When Will Big Companies Really Take Responsibility for Industrial Disasters?

On December 2nd, 1984, a Union Carbide plant in Bhopal, India, began leaking 27 tons of the deadly gas methyl isocyanate. Half a million people were exposed to the gas and 25,000 have died to date as a result of their exposure (Photo Credit: Giles Clarke/Getty Images).

On December 2nd, 1984, a Union Carbide plant in Bhopal, India, began leaking 27 tons of the deadly gas methyl isocyanate. Half a million people were exposed to the gas and 25,000 have died to date as a result of their exposure (Photo Credit: Giles Clarke/Getty Images).

By Joe Westby, Corporate Campaigner at Amnesty International Online 

This week marked the 29th anniversary of one of the world’s worst-ever industrial disasters: the infamous gas leak from a Union Carbide plant in Bhopal, India that, on the night of December 2-3, 1984, killed thousands. Many more have been left to suffer since then, given the abject failure by both the Indian government and the companies involved to provide survivors and their families with an adequate remedy and justice.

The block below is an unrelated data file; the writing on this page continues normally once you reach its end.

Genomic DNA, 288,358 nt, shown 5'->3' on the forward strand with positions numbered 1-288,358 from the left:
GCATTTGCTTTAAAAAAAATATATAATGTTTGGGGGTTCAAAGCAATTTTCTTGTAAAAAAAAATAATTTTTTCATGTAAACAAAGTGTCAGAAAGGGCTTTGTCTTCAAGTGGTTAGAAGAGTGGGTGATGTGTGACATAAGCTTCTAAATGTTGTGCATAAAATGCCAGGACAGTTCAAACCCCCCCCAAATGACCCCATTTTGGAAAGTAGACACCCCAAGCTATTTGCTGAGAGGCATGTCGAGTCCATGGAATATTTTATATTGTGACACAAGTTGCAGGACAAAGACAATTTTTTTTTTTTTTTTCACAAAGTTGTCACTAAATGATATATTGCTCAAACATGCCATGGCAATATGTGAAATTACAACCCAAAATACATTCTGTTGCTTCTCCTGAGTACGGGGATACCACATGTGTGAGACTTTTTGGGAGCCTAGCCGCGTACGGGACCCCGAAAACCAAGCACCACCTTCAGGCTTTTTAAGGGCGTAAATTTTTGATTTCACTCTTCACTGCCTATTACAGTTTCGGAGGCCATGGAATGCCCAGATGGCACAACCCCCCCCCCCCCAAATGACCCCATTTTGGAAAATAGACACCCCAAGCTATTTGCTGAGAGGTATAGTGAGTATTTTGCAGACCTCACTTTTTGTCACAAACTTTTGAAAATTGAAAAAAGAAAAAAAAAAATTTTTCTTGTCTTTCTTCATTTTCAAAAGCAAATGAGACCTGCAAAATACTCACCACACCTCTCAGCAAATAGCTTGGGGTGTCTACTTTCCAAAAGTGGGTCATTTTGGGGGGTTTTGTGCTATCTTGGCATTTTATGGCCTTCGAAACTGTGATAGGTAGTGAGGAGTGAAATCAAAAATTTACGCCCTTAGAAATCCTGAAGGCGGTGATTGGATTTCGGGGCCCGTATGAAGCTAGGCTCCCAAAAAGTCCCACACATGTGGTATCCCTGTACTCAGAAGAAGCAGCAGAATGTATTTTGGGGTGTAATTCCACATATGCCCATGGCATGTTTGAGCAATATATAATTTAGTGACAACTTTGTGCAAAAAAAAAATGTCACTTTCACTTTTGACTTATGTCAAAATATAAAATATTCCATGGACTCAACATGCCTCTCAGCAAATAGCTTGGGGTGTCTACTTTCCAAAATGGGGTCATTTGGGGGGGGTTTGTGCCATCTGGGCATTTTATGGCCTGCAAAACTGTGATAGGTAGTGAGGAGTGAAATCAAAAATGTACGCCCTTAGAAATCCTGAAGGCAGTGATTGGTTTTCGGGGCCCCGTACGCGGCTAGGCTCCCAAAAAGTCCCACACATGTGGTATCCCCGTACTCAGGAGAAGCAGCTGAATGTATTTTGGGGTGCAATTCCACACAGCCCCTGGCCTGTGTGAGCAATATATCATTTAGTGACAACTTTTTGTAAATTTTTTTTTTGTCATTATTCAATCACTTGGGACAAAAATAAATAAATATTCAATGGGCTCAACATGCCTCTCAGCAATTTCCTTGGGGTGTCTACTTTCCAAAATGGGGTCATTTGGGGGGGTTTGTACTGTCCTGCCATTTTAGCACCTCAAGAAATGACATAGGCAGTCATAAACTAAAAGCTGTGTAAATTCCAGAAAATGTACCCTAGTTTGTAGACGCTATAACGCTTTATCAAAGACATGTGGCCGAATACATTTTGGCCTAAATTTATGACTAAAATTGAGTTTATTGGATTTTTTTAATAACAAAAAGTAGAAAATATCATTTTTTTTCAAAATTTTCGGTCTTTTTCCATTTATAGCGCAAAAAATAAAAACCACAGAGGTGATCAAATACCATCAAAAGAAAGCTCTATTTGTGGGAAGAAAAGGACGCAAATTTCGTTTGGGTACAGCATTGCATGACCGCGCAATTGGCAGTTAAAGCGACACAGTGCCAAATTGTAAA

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Loud and Clear: Women’s Rights, In Action!

Nyaradzayi Gumbonzvanda  (right) attends the 2008 Benefactrix Ball presented by YMCA at the Beverly Hills Hotel (Photo Credit: Leon Bennett/WireImage).

Nyaradzayi Gumbonzvanda (right) attends the 2008 Benefactrix Ball presented by YMCA at the Beverly Hills Hotel (Photo Credit: Leon Bennett/WireImage).

As we reflected on 50 Days of Action for Women and Girls and its themes, including early marriage, violence against women, and sexual and reproductive health, we got to wondering: What does all this integrated human rights talk look like in practice?

So we turned to a woman who walks the talk and leads change herself, Nyaradzayi Gumbonzvanda. Take a look at her examples of women’s participation in claiming their own rights. Then take action on an issue important to you, and join us on Facebook and Twitter to stay connected. (Don’t forget to join the World YWCA’s efforts, too!)

In your experience, what does participation mean in the context of women’s rights in your country?

For women to participate, it [is] important that they know and are aware of their rights, have the social empowerment to engage and the space to exercise their voice. Women’s community groups, organizations and networks…have provided the platforms for such participation.

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